Discussion Questions

1. What are the differences between Indian and European approaches to gift giving and trade in the Southwest, Northeast, and Great Plains? What are some of the environmental consequences of these approaches?

2. What ecological roles did animal spirits, rain chiefs, and shamans play in Pueblo and Micmac societies? Were they the same or different in the two cases? How were the roles of these spirits changed by Franciscan and Jesuit missionaries?

3. What factors does Andrew Isenberg use to describe the Plains' Indians way of life in the early nineteenth century? How did the Plains' Indians way of life differ from that of Indians in the Southwest and Northeast?  What advantages and disadvantages did each of the three groups have in confronting Europeans?

4. How did Jared Diamond's "proximate and ultimate factors" of European transformation alter the ecology of the Southwest, Great Plains, and Northeast? How did they alter Indian life? What were the positive and negative consequences of these changes?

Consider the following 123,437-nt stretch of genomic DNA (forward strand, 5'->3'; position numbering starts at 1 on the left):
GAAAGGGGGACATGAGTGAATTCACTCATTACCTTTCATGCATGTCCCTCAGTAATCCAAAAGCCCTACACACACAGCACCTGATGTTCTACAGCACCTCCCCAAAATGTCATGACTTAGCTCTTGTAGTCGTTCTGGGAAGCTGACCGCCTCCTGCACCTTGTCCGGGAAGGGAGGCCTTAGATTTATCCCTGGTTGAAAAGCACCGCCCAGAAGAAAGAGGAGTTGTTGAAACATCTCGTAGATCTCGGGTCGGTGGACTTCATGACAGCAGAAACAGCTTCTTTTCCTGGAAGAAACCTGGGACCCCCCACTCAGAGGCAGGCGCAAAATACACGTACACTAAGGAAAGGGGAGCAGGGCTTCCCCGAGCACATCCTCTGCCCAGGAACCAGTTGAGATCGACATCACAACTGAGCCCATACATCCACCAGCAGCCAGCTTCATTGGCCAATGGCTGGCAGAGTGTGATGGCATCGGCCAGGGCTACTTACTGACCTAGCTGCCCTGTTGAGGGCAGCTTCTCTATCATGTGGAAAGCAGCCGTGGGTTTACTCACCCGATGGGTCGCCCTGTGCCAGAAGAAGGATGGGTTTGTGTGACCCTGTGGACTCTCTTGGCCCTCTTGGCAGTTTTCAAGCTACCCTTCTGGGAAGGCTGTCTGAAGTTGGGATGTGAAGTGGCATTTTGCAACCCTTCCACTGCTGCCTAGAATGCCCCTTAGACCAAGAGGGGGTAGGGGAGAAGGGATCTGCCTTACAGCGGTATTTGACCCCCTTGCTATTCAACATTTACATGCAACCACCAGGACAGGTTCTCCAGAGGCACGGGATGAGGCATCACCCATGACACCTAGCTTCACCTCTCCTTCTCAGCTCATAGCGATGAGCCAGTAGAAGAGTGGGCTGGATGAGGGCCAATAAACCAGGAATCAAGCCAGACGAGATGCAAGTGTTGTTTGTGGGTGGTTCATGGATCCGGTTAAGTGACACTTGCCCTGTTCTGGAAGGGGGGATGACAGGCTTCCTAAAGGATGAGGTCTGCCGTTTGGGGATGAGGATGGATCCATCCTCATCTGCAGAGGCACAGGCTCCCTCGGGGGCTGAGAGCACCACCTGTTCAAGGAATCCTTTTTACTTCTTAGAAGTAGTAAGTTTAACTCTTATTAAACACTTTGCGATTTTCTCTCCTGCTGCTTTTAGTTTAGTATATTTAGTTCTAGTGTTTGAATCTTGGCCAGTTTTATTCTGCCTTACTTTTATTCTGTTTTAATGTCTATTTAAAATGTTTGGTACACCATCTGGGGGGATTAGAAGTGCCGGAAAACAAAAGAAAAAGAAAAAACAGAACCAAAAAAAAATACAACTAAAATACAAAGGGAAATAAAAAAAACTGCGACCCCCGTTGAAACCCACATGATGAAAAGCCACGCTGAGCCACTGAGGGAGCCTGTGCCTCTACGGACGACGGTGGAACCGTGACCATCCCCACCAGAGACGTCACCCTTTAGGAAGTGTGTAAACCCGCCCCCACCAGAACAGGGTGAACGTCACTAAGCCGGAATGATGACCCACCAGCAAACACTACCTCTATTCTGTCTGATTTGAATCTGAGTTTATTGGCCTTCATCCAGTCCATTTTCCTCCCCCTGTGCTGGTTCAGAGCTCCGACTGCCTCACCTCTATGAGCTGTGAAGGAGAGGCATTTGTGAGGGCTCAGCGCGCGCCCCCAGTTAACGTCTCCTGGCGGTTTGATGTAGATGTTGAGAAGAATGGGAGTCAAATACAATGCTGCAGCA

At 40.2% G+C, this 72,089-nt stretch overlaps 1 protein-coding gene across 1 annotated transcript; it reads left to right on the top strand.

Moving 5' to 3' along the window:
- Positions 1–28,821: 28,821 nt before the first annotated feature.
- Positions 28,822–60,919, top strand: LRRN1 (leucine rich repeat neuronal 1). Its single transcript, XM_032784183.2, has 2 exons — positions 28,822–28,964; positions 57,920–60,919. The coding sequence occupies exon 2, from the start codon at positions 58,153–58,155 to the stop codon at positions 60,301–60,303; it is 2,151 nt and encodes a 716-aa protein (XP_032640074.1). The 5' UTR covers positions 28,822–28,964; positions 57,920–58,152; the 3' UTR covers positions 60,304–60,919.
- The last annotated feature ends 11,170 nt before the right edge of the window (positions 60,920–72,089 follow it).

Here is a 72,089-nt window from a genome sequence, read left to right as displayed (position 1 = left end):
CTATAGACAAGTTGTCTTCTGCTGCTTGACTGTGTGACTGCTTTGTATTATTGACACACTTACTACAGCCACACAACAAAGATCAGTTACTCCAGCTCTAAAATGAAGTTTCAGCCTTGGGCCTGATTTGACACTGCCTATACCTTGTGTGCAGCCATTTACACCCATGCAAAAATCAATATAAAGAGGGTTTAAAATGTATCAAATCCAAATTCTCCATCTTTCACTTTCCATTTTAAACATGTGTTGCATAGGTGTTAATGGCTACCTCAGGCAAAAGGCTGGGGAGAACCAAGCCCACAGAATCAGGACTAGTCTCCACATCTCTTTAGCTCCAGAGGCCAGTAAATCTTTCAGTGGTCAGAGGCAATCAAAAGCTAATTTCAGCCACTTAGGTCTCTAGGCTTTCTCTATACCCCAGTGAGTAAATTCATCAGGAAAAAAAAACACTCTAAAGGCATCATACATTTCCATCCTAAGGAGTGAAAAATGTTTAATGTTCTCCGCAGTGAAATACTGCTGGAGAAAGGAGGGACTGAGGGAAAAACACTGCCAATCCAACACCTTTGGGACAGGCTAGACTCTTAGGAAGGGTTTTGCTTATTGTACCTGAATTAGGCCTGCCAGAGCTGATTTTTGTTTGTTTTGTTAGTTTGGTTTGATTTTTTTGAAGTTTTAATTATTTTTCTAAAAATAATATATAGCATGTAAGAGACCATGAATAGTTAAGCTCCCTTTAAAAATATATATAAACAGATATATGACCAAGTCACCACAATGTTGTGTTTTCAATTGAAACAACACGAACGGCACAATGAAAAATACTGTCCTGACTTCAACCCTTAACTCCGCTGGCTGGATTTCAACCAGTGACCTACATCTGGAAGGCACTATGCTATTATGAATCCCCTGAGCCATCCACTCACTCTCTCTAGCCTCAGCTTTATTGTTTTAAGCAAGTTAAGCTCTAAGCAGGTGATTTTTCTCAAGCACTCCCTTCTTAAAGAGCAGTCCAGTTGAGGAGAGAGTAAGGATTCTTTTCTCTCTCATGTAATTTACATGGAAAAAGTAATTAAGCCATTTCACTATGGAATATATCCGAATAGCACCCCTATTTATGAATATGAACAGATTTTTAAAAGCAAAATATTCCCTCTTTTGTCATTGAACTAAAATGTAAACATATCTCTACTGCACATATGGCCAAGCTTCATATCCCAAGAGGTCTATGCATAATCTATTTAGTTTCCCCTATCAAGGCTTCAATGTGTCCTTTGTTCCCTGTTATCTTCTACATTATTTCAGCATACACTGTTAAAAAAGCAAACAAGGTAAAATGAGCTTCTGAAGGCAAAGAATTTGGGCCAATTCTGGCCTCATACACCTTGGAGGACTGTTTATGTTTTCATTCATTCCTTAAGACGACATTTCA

5. What specific differences in gender roles and power existed in native American societies before the arrival of Europeans. In what ways did the advent of Europeans alter roles and power relations between the sexes?

6. Compare and contrast Gutierrez's, Martin's, and Isenberg's explanations for environmental transformation? To what extent do ecological and cultural differences in the three cases account for the different explanations? To what extent do the underlying assumptions made by the three historians account for the different explanations?